Rise and fall edit

Jaguar XJR-8 at the Goodwood Festival of Speed, 2008.

By 1989, the Group C series popularity was nearly as great as Formula One.[citation needed] When C1 cars were found to be breaking over the 400 kilometres per hour mark at Le Mans' Mulsanne Straight — the WM-Peugeot recorded the highest 405 km/h (252 mph) during the 1988 event[3] — the FIA revolutionized the class by attempting to turn it into a formula series to replace the C2 category (after they proved to be unreliable at endurance races)[citation needed]. The new formula restricted the performance of cars built to the original rules (such as the Porsche 962 used by many privateers) and benefited teams using F1-sourced 3.5 L engines — these latter teams being effectively the large manufacturers alone, as the new formula cars were more expensive than the C1 cars. What followed was the quick downfall of Group C, as the new engines were unaffordable for privateer teams like Spice and ADA. A lack of entries meant the 1993 Championship was canceled before the start of the first race. However, the ACO still allowed the Group C cars to compete (albeit with restrictions) at 24 Hours of Le Mans. Nevertheless, the race still witnessed protests against the new state of affairs, as spectators placed cloth banners in fences expressing their feelings[citation needed].

The 1994 24 Hours of Le Mans was the last one in which Group C cars were permitted. A new category formed especially by race organizers also saw modified Group C cars without roofs. In fact, a former C1 car disguised as a road-legal GT car which was entered in the GT1 category, the Dauer 962 Le Mans, and won the race after transmission problems by a leading Toyota 94C-V. The 962 was subsequently banned; the Toyota was later given a special dispensation to race in the Suzuka 1000km, and a few C1 racers were allowed to compete in the newly formed Japanese GT Championship — this would be its final year of competition. Many of the modified open top Group C cars continued to compete until they wrecked, broke, or retired out of competitiveness; notable among these was the Porsche WSC-95 which won the 1996 and 1997 Le Mans races, using the monocoque of the Jaguar XJR-14 and Porsche 962 mechanicals (engine, transmission, etc.).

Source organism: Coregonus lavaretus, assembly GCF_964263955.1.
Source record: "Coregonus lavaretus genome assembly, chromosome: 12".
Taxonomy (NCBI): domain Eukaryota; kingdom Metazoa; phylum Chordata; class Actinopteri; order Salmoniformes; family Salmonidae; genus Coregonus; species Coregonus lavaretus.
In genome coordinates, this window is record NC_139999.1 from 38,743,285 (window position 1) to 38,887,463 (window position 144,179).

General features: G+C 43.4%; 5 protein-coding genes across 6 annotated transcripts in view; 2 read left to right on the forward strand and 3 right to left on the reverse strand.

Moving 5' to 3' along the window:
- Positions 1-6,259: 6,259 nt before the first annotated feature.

Group C series edit

The FIA's Group C formula was designed primarily for the World Endurance Championship which included the 24 Hours of Le Mans. However, several smaller series also adapted the Group C regulations. The Deutsche Rennsport Meisterschaft allowed Group C cars to compete alongside various other types of cars from the 1982 season until 1985, when the series was reformed as the ADAC Supercup. Under the new Supercup series, only Group C cars would be allowed to compete. This series lasted until 1989.

In Great Britain, the Thundersports championship combined a variety of cars with the C Junior (later C2) class of cars. This too was later replaced with a C2 only series known as the BRDC C2 Championship, and lasted until 1990. The European Interserie championship also allowed Group C cars to compete, although they did not use the same class structure.

In Japan, the All Japan Sports Prototype Championship was created in 1983, while the Fuji Long Distance Series also began allowing Group C cars for the first time. It was not until 1989 however that the series concentrated solely on the Group C formula. Both championships lasted until 1992, when they were cancelled along with the World Sportscar Championship.

List of Group C Sports Cars edit

References edit

  1. ^ "Dr. Ing. h.c. F. Porsche AG". 70 years of Porsche Sports Cars. Archived from the original on 2021-04-14. Retrieved 2021-12-05.
  2. ^ "Group C2". Retrieved 2022-10-26.
  3. ^ Fuller, Michael J. "Mulsanne's Corner: Maximum Speeds at Le Mans, 1961-1989". Archived from the original on 2015-11-03. Retrieved 2016-10-03.